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Friday, September 21, 2012

Men's Study @ Harvest - Lesson 2

In the second lesson, the Men of Valor study at Harvest went over the beginning of Jesus' ministry. The selected NT texts were Matthew 3:13-17; Matthew 4:1-11; John 2:1-12; John 2:13-25; John 3:1-21. From the very beginning of the study, my interest was in the establishment and inauguration of the ministry of Jesus Christ. The study began with Jesus baptism (anointed his ministry), led by his temptation (tested his ministry), and then followed by his first miracle (validated his ministry). All of these passages have rich OT references that associate closely to Jesus' kingship and messiahship.

Matthew 3:13-17
A. Jesus' baptism is a massive, theologically packed episode in the gospels. It demonstrates many biblical realities concerning the identity and purpose of Jesus by fulfilling many OT references to the Messiah.

B. 3:13, there is so much background that needs to be emphasized in order to answer or acknowledge the reason why Jesus came to John the Baptist (or needed to be baptized). Jesus came to him because the proselyte baptism ministry of John the Baptist was directly linked to the "messenger in the wilderness" preparing "the way of the Lord" as indicated Exodus 23:20, Isaiah 40:3 (cf. Mark 1:2-3), and specifically Malachi 3:1, "Behold, I send my messenger, and he will prepare the way before me. And the Lord whom you seek will suddenly come to his temple; and the messenger of the covenant in whom you delight, behold, he is coming, says the Lord of hosts." Therefore, it is clear that the baptism of Jesus is associated with the prophet's declaration of a messenger who would usher forth as Elijah [meaning John the Baptist as a forerunner to Jesus] predicted at the end of Malachi 4:5-6, “Behold, I will send you Elijah the prophet before the great and awesome day of the LORD comes. And he will turn the hearts of fathers to their children and the hearts of children to their fathers, lest I come and strike the land with a decree of utter destruction.” This fulfillment frames the episode in Matthew's gospel to prove Jesus' kingship and messiahship (identity and purpose) which is confirmed by [this Elijah type] John the Baptist response, the Father (the voice), and the Holy Spirit (the dove).

C. 3:14, John the Baptist responds (cf. Mark 1:4-13; John 1:27) to seeing Jesus as Joshua seemingly viewed the "commander of the army of the Lord" in Joshua 5:13-15, "When Joshua was by Jericho, he lifted up his eyes and looked, and behold, a man was standing before him with his drawn sword in his hand. And Joshua went to him and said to him, “Are you for us, or for our adversaries?” And he said, “No; but I am the commander of the army of the LORD. Now I have come.” And Joshua fell on his face to the earth and worshiped and said to him, “What does my lord say to his servant?” And the commander of the LORD's army said to Joshua, “Take off your sandals from your feet, for the place where you are standing is holy.” And Joshua did so. Jesus was indeed the commander in John's eyes.

D. 3:15, Jesus said he needed to be baptized to "fulfill all righteousness." This could be a possible allusion to the new covenant Jesus came to establish through "his righteousness" not Israel's based in Deuteronomy 9:5, "Not because of your righteousness or the uprightness of your heart are you going in to possess their land, but because of the wickedness of these nations the LORD your God is driving them out from before you, and that he may fulfill [confirm] the word that the LORD swore to your fathers, to Abraham, to Isaac, and to Jacob," and in Jeremiah 31:34, “Behold, the days are coming, declares the Lord, when I will fulfill the promise [of righteousness] I made to the house of Israel and the house of Judah."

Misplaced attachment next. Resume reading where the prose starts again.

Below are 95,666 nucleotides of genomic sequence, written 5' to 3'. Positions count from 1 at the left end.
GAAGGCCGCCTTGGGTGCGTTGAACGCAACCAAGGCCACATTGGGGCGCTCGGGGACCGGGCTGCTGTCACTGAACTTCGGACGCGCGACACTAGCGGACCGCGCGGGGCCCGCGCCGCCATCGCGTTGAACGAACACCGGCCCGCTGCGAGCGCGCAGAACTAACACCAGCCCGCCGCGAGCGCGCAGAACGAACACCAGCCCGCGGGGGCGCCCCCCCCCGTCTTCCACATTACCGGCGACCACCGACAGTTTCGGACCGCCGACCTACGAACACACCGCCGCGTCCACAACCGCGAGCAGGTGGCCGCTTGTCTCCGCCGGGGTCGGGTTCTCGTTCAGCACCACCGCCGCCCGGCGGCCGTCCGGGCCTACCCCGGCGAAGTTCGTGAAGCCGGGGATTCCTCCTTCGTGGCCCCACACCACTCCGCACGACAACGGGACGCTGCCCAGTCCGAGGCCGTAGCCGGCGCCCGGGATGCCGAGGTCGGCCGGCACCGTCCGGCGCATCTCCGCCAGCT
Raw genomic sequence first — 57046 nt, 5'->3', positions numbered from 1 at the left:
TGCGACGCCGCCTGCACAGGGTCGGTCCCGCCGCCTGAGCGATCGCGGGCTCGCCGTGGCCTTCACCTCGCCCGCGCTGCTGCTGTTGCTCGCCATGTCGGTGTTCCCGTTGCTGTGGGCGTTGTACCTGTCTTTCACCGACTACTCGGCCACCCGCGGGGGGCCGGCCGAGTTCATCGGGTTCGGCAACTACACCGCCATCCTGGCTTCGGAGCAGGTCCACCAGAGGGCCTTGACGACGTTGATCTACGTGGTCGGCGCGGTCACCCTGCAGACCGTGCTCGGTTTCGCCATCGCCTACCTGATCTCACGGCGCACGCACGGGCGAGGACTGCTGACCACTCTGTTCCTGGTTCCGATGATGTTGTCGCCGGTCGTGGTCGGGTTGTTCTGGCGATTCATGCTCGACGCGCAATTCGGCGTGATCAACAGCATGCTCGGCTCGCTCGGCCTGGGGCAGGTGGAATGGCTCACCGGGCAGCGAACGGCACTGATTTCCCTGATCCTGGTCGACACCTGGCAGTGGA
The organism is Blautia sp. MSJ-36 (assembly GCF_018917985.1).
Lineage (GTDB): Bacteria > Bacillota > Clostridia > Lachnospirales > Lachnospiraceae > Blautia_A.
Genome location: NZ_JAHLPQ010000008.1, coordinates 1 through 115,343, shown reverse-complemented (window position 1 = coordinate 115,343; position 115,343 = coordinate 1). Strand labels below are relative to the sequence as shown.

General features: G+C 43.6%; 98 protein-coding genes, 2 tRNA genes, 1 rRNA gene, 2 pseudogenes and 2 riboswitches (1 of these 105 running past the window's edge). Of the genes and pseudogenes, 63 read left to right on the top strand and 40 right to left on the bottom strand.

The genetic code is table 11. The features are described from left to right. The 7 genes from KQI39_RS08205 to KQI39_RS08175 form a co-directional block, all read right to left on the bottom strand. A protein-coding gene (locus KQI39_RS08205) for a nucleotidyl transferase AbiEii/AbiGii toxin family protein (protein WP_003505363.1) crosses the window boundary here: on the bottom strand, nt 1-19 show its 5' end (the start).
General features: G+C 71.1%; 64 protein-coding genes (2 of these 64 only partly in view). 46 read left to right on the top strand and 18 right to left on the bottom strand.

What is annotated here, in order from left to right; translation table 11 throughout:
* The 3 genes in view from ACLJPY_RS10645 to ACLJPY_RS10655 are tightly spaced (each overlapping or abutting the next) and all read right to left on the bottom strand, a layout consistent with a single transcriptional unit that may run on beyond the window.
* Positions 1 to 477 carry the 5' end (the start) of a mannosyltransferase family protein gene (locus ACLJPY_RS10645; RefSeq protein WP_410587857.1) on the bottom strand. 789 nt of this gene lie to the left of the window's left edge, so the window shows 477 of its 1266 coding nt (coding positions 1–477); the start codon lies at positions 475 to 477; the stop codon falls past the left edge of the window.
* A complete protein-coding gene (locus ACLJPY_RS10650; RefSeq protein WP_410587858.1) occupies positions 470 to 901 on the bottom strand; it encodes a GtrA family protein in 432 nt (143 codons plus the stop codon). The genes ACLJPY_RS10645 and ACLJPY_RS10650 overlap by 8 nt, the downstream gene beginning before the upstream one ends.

E. 3:16, when Jesus is baptized, three things happen that are symbolic in the OT:
1) First, when he came up immediately from the water, the "heavens opened to him" as God can only open the heavens in Psalm 78:23, "Yet he commanded the skies above and opened the doors of heaven..."(cf. Genesis 7:11 and Isaiah 24:18 declare the heavens were opened for judgment; Ezekiel 1:1 says the heavens were opened for a prophetic vision).

2) Secondly, after the heavens were opened, the text describes Jesus seeing the Spirit of God descending "upon him" in like manner of a dove. This is explicitly stating that Jesus is the "Lord's anointed" as promised in Isaiah 11:2, "And the Spirit of the Lord shall rest upon him,and in Isaiah 42:1, "Behold my servant, whom I uphold, my chosen, in whom my soul delights; I have put my Spirit upon him; he will bring forth justice to the nations." (Jesus confirms this biblical reality in Luke 4:16-21 when he quotes Isaiah 61, "The Spirit of the Lord is upon me.")

3) Thirdly, once the Spirit of God descended upon him, a "voice came from heaven and spoke, 'This is My Beloved Son, in whom I am well pleased.'" This audible response to Jesus' baptism is the final validation to prove Jesus is the Messiah. The voice is directly quoting Yahweh (God the Father) who is speaking of the reign of the Lord's anointed [who is indeed Jesus] in Psalm 2:7, "I will tell of the decree: The LORD said to me, “You are my Son; today I have begotten you."

This was a great study. I hope you enjoyed some of my notes that encouraged me. I love the baptism episode because we see the Trinity ushering forth and confirming the kingdom of God has come through the life of Jesus Christ.

"Whoever says he abides in him ought to walk in the same way in which he walked."
(1 John 2:6)

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